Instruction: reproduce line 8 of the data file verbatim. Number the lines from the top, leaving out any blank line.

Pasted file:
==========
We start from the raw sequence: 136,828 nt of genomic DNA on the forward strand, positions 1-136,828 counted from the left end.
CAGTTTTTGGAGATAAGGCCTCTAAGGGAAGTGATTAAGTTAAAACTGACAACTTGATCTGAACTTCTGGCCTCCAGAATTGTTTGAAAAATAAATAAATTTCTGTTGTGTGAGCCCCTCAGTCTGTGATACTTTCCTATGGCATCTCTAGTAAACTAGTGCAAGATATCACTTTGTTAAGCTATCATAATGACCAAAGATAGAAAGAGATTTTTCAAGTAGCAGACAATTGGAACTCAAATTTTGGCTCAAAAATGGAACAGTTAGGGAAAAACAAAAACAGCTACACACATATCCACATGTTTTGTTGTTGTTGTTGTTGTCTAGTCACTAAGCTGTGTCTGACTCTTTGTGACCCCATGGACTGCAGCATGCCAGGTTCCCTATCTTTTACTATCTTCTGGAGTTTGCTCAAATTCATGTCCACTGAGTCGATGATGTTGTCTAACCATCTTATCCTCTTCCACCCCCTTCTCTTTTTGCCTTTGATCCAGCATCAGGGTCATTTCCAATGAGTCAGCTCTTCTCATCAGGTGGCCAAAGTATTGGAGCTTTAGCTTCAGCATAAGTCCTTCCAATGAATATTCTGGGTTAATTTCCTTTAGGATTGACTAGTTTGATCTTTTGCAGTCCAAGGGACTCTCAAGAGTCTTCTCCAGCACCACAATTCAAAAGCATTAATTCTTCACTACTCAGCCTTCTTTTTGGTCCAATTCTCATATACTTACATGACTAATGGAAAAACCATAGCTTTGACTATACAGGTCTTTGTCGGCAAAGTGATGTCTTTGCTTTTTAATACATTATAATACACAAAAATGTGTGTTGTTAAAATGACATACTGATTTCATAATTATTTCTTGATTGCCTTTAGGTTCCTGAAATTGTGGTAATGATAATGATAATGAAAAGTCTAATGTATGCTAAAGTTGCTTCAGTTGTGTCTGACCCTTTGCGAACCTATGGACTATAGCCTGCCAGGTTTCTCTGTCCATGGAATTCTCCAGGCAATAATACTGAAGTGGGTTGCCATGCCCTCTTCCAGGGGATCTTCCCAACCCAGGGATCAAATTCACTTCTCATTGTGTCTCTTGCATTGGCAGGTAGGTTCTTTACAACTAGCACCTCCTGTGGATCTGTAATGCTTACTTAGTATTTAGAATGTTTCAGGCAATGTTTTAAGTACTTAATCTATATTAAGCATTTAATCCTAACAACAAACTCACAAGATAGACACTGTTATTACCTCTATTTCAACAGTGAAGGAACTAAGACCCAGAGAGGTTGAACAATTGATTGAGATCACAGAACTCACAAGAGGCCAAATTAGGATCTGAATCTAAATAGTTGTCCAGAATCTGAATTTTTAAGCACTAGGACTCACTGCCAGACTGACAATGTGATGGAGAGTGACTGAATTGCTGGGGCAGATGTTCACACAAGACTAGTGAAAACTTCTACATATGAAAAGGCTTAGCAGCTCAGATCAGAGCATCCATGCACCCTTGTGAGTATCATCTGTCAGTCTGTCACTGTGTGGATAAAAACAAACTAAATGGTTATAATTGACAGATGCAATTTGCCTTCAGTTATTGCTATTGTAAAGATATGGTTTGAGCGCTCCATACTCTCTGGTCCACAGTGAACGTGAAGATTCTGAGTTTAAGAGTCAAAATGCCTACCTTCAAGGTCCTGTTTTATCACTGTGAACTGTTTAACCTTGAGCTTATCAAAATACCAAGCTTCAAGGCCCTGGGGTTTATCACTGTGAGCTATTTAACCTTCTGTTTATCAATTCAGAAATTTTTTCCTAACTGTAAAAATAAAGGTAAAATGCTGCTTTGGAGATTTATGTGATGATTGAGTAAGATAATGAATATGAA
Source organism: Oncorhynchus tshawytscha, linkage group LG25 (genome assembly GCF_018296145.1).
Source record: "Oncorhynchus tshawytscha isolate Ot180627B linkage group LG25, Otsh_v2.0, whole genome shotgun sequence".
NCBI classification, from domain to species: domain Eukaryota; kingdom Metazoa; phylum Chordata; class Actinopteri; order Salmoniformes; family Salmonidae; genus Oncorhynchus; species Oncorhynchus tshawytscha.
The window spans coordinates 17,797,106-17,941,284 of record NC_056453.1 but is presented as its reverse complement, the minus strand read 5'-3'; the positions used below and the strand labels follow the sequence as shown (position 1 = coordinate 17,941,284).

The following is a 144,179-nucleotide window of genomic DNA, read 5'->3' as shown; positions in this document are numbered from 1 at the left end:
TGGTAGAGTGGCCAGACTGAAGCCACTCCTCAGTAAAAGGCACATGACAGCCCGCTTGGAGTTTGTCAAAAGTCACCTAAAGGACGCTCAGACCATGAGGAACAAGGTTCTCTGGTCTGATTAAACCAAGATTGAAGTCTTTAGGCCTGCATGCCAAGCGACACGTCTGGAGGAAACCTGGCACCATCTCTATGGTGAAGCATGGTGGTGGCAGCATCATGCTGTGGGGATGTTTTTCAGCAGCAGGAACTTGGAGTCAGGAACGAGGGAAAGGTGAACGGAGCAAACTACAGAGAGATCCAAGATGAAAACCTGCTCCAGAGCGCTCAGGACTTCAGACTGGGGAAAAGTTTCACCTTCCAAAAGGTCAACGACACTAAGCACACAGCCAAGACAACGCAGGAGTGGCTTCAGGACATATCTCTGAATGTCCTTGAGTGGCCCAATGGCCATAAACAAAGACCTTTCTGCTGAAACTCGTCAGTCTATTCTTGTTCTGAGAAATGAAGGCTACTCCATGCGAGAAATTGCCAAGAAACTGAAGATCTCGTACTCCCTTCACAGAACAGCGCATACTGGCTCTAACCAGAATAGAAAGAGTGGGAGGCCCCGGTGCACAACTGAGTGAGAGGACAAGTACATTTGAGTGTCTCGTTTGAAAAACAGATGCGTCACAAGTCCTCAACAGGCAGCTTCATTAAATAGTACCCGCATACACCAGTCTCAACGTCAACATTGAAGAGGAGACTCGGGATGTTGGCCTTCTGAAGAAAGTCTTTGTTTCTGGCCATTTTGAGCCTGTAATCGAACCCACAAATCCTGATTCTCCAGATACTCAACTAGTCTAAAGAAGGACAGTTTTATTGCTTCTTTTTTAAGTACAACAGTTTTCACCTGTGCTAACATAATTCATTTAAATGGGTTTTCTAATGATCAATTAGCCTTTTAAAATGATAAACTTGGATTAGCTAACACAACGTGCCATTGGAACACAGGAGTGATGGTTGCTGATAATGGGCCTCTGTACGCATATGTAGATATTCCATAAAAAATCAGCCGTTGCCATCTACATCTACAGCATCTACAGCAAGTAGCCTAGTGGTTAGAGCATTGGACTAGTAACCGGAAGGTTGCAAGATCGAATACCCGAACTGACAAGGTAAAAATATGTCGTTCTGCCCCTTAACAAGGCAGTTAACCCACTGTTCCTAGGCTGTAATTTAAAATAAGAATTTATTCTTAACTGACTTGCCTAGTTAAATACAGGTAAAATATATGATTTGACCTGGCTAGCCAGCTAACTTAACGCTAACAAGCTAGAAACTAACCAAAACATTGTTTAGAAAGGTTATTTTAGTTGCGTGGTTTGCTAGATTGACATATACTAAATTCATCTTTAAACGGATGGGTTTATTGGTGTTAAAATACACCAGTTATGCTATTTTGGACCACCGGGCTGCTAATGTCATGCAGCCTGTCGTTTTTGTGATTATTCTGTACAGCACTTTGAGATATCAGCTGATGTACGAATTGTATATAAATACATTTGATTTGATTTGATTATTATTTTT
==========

TGGTAGAGTGGCCAGACTGAAGCCACTCCTCAGTAAAAGGCACATGACAGCCCGCTTGGAGTTTGTCAAAAGTCACCTAAAGGACGCTCAGACCATGAGGAACAAGGTTCTCTGGTCTGATTAAACCAAGATTGAAGTCTTTAGGCCTGCATGCCAAGCGACACGTCTGGAGGAAACCTGGCACCATCTCTATGGTGAAGCATGGTGGTGGCAGCATCATGCTGTGGGGATGTTTTTCAGCAGCAGGAACTTGGAGTCAGGAACGAGGGAAAGGTGAACGGAGCAAACTACAGAGAGATCCAAGATGAAAACCTGCTCCAGAGCGCTCAGGACTTCAGACTGGGGAAAAGTTTCACCTTCCAAAAGGTCAACGACACTAAGCACACAGCCAAGACAACGCAGGAGTGGCTTCAGGACATATCTCTGAATGTCCTTGAGTGGCCCAATGGCCATAAACAAAGACCTTTCTGCTGAAACTCGTCAGTCTATTCTTGTTCTGAGAAATGAAGGCTACTCCATGCGAGAAATTGCCAAGAAACTGAAGATCTCGTACTCCCTTCACAGAACAGCGCATACTGGCTCTAACCAGAATAGAAAGAGTGGGAGGCCCCGGTGCACAACTGAGTGAGAGGACAAGTACATTTGAGTGTCTCGTTTGAAAAACAGATGCGTCACAAGTCCTCAACAGGCAGCTTCATTAAATAGTACCCGCATACACCAGTCTCAACGTCAACATTGAAGAGGAGACTCGGGATGTTGGCCTTCTGAAGAAAGTCTTTGTTTCTGGCCATTTTGAGCCTGTAATCGAACCCACAAATCCTGATTCTCCAGATACTCAACTAGTCTAAAGAAGGACAGTTTTATTGCTTCTTTTTTAAGTACAACAGTTTTCACCTGTGCTAACATAATTCATTTAAATGGGTTTTCTAATGATCAATTAGCCTTTTAAAATGATAAACTTGGATTAGCTAACACAACGTGCCATTGGAACACAGGAGTGATGGTTGCTGATAATGGGCCTCTGTACGCATATGTAGATATTCCATAAAAAATCAGCCGTTGCCATCTACATCTACAGCATCTACAGCAAGTAGCCTAGTGGTTAGAGCATTGGACTAGTAACCGGAAGGTTGCAAGATCGAATACCCGAACTGACAAGGTAAAAATATGTCGTTCTGCCCCTTAACAAGGCAGTTAACCCACTGTTCCTAGGCTGTAATTTAAAATAAGAATTTATTCTTAACTGACTTGCCTAGTTAAATACAGGTAAAATATATGATTTGACCTGGCTAGCCAGCTAACTTAACGCTAACAAGCTAGAAACTAACCAAAACATTGTTTAGAAAGGTTATTTTAGTTGCGTGGTTTGCTAGATTGACATATACTAAATTCATCTTTAAACGGATGGGTTTATTGGTGTTAAAATACACCAGTTATGCTATTTTGGACCACCGGGCTGCTAATGTCATGCAGCCTGTCGTTTTTGTGATTATTCTGTACAGCACTTTGAGATATCAGCTGATGTACGAATTGTATATAAATACATTTGATTTGATTTGATTATTATTTTT